When I write about Norwegian comic artists and cartoonists on this blog, I prefer to focus on artists that can easily be presented to an international audience, thanks to translations being available online. That’s why I’ve been writing these articles on Nemi, for instance.
One of the new, young artists who are currently published in Nemi’s comic magazine, while being internationally available at the same time, is Ida Eva Margrethe Neverdahl (sometimes she signs her comics as Ida Neverdahl, sometimes Ida Margrethe Neverdahl, sometimes Ida Eva Neverdahl...take your pick. For now, let’s just call her Ida). That is to say, she is not so new anymore, but certainly still very young. She’s 20 now, turning 21 in September, and has been in this business for five years already. It started when she won the third place in a Norwegian newspaper’s annual cartoonist contest. Two years later she got fifth place in the same contest. By now, she’s already made a bigger name for herself than most runner-ups can realistically hope for.
It's important not to lose the sense of wonder
The reason for this is of course that she has a truly original and creative expression. Naivistic and slightly mangaesque, Ida’s art is simple yet expressive. Her narrative style can best be described as taking hallucinogenic drugs that tastes like cotton candy and chocolate-covered caramels. Her comics, especially her strip gags tend to be macabre, surreal and sweet – Often all three in the same strip! Her art is cute, deceivingly cute considering what the punchline or the message can very often be.
Ida’s first work to be published nationwide was Klone og Jeg (Clone and I), the comic that earned her the aforementioned third place. It’s about a young girl named - yes - Ida who clones herself successfully, only to have the clones go horribly wrong, of course. It never got off the ground, but effectively displayed Ida’s sense of weirdness.
Scene from Klone Og Jeg (not translated). "Ida" asks her mom what most closely resembles human flesh of what they have in the fridge. You'd think that would be enough to make her mom worried, but apparently, she still needs a special alarm watch to tell her something is wrong.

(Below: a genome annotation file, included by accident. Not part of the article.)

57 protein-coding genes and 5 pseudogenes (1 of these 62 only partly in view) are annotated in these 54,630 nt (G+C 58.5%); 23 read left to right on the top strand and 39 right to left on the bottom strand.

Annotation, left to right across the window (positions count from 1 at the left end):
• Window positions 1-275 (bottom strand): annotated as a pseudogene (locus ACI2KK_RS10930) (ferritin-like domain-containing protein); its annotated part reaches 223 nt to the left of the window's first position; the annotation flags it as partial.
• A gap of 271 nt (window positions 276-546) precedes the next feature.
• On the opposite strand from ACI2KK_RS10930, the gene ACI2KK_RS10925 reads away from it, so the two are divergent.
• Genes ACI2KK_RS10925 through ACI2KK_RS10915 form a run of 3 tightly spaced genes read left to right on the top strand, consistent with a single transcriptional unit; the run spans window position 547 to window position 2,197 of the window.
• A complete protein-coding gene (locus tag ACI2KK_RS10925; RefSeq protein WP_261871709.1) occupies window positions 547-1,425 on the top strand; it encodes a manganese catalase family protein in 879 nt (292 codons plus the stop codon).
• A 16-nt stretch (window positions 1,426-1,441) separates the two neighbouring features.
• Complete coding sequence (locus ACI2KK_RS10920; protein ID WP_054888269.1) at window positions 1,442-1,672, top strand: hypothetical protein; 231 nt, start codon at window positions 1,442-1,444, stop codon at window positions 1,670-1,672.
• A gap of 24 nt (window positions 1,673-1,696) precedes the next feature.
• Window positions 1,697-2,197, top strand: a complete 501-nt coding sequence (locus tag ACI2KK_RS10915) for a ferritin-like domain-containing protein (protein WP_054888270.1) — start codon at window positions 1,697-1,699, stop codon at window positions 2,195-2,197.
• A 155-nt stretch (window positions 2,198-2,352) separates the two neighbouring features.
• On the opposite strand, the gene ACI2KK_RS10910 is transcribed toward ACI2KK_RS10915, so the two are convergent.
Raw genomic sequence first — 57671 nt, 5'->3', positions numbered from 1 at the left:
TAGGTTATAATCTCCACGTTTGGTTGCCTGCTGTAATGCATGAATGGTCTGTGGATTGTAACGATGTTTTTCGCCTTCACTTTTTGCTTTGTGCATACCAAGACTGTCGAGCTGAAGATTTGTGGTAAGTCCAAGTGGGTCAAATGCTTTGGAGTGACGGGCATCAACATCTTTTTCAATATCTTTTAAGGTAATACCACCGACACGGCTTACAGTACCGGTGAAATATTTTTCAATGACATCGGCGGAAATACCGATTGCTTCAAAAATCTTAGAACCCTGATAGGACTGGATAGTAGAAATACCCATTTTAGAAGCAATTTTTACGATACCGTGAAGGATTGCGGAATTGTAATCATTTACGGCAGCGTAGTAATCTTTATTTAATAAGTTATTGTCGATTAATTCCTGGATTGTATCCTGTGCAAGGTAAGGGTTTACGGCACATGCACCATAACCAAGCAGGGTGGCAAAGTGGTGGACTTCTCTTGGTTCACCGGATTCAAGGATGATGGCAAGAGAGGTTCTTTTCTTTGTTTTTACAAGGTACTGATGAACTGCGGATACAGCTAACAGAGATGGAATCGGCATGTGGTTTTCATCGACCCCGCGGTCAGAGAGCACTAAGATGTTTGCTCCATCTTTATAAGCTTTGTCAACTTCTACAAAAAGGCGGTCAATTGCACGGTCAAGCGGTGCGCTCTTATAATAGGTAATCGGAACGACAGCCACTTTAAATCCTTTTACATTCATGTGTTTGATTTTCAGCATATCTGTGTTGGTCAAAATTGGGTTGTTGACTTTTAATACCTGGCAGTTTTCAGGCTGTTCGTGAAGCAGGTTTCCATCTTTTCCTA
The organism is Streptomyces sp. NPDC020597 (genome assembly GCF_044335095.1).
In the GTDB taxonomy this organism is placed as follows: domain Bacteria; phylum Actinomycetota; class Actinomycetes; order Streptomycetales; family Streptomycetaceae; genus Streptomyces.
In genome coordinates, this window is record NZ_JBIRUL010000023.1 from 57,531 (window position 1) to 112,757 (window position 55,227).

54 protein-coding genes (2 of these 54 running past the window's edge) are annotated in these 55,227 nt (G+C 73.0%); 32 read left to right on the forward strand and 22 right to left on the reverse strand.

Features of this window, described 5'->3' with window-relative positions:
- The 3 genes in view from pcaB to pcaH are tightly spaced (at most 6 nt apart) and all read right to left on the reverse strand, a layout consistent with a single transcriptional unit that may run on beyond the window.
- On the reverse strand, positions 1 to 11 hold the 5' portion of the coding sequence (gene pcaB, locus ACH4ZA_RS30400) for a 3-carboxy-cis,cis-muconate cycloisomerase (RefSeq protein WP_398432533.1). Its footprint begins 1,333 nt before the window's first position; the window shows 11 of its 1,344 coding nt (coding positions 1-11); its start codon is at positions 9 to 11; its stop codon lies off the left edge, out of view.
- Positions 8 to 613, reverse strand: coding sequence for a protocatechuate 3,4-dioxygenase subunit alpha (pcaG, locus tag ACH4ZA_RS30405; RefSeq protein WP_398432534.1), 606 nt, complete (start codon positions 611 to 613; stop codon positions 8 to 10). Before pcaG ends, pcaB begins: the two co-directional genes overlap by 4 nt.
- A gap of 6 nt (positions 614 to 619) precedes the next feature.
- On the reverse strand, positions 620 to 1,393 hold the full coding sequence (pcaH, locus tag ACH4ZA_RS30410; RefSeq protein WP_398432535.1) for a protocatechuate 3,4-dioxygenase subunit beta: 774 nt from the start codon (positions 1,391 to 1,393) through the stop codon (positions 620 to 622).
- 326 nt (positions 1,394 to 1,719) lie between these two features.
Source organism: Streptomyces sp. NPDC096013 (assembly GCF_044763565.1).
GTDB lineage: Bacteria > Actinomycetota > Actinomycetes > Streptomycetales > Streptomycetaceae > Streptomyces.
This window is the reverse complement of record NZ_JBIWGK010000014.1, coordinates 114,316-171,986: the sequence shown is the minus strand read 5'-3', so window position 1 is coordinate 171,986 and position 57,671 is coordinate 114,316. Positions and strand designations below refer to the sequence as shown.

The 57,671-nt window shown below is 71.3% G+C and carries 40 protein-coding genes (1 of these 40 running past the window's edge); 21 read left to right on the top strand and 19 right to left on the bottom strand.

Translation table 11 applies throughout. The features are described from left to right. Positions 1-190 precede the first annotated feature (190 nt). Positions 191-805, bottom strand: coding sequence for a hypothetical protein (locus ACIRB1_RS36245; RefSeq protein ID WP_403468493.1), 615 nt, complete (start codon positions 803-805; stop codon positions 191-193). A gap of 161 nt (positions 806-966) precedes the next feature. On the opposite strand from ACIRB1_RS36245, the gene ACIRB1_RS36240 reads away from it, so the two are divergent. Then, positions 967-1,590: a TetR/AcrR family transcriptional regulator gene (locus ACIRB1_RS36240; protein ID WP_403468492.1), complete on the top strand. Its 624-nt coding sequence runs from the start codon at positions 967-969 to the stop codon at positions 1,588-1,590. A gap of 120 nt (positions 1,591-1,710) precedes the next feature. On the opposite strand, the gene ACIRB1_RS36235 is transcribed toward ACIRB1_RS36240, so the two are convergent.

Since then, the main outlet if Ida’s creativity has been the comic Gelé, or JellyVampire in English. To begin with, the strip would be used to express any idea she might have, including the beautiful and poetic Like An Artist section which was praised by Scott McCloud himself (you can read the section here).
But after a little while, a new heroine, cute, short and raven-haired, began to emerge. Lulu is Ida’s most frequently recurring character. You might have read a few of the strips on her Deviant Art page, which can be accessed here. But there are plenty more, including some short stories in addition to the regular strips, all of which I hope will be made translated into English eventually. Lulu is sweet and adorable, and loves things like unicorns, rainbows and romance but also has a dark side. In short, she’s like the essence of Ida’s comics. Sometimes she’s a princess, sometimes she’s a regular girl. Occasionally, she’s even a reality warper but more often she seems to be a victim of the forces of fate. She has her ways of dealing with those forces, however, and is rarely helpless.
There seems to be a distinct possibility that more of Lulu’s adventures will be made available to the international audience in the near future. At least if she can find the time to adjust them to the format she prefers. In her latest DA post, she announces: